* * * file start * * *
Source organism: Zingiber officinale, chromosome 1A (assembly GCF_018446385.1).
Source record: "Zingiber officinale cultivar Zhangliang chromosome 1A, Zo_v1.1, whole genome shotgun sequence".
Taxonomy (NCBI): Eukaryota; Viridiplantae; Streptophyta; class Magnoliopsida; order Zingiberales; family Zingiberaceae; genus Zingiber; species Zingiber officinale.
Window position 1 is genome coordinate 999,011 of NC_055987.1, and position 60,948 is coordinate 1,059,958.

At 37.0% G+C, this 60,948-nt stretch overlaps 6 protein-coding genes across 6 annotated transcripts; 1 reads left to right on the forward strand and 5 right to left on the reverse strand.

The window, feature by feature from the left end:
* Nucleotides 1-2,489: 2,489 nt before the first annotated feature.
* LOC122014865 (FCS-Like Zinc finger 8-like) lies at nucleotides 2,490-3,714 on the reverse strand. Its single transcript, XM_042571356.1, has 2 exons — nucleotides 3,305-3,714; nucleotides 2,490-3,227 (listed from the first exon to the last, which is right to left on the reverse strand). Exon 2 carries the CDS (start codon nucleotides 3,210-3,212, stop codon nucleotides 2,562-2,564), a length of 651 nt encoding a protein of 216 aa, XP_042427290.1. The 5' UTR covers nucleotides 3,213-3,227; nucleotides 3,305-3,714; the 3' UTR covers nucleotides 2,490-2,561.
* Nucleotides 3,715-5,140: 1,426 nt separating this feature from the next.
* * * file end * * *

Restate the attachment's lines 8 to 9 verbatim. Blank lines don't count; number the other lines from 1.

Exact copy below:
* LOC122014865 (FCS-Like Zinc finger 8-like) lies at nucleotides 2,490-3,714 on the reverse strand. Its single transcript, XM_042571356.1, has 2 exons — nucleotides 3,305-3,714; nucleotides 2,490-3,227 (listed from the first exon to the last, which is right to left on the reverse strand). Exon 2 carries the CDS (start codon nucleotides 3,210-3,212, stop codon nucleotides 2,562-2,564), a length of 651 nt encoding a protein of 216 aa, XP_042427290.1. The 5' UTR covers nucleotides 3,213-3,227; nucleotides 3,305-3,714; the 3' UTR covers nucleotides 2,490-2,561.
* Nucleotides 3,715-5,140: 1,426 nt separating this feature from the next.